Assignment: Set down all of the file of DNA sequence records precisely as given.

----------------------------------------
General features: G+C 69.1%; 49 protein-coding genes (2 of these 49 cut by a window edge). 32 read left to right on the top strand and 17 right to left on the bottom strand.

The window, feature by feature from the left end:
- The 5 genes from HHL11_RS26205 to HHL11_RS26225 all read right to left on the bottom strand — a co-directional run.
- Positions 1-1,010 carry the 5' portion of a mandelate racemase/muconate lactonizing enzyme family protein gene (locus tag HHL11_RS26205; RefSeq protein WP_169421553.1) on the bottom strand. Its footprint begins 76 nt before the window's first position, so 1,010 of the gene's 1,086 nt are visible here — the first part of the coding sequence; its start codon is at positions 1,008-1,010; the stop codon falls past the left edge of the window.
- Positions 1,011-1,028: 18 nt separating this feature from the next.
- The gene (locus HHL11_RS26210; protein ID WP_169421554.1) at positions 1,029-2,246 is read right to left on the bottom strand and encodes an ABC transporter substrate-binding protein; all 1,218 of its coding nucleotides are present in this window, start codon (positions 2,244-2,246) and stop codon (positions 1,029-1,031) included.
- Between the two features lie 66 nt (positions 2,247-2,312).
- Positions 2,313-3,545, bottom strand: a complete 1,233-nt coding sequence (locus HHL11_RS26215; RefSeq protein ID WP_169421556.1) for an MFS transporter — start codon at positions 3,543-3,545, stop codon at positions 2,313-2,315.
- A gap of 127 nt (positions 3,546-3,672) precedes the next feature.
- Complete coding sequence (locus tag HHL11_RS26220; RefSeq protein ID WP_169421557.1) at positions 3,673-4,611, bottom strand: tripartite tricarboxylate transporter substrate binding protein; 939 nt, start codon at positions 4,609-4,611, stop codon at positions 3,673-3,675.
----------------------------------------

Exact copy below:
General features: G+C 69.1%; 49 protein-coding genes (2 of these 49 cut by a window edge). 32 read left to right on the top strand and 17 right to left on the bottom strand.

The window, feature by feature from the left end:
- The 5 genes from HHL11_RS26205 to HHL11_RS26225 all read right to left on the bottom strand — a co-directional run.
- Positions 1-1,010 carry the 5' portion of a mandelate racemase/muconate lactonizing enzyme family protein gene (locus tag HHL11_RS26205; RefSeq protein WP_169421553.1) on the bottom strand. Its footprint begins 76 nt before the window's first position, so 1,010 of the gene's 1,086 nt are visible here — the first part of the coding sequence; its start codon is at positions 1,008-1,010; the stop codon falls past the left edge of the window.
- Positions 1,011-1,028: 18 nt separating this feature from the next.
- The gene (locus HHL11_RS26210; protein ID WP_169421554.1) at positions 1,029-2,246 is read right to left on the bottom strand and encodes an ABC transporter substrate-binding protein; all 1,218 of its coding nucleotides are present in this window, start codon (positions 2,244-2,246) and stop codon (positions 1,029-1,031) included.
- Between the two features lie 66 nt (positions 2,247-2,312).
- Positions 2,313-3,545, bottom strand: a complete 1,233-nt coding sequence (locus HHL11_RS26215; RefSeq protein ID WP_169421556.1) for an MFS transporter — start codon at positions 3,543-3,545, stop codon at positions 2,313-2,315.
- A gap of 127 nt (positions 3,546-3,672) precedes the next feature.
- Complete coding sequence (locus tag HHL11_RS26220; RefSeq protein ID WP_169421557.1) at positions 3,673-4,611, bottom strand: tripartite tricarboxylate transporter substrate binding protein; 939 nt, start codon at positions 4,609-4,611, stop codon at positions 3,673-3,675.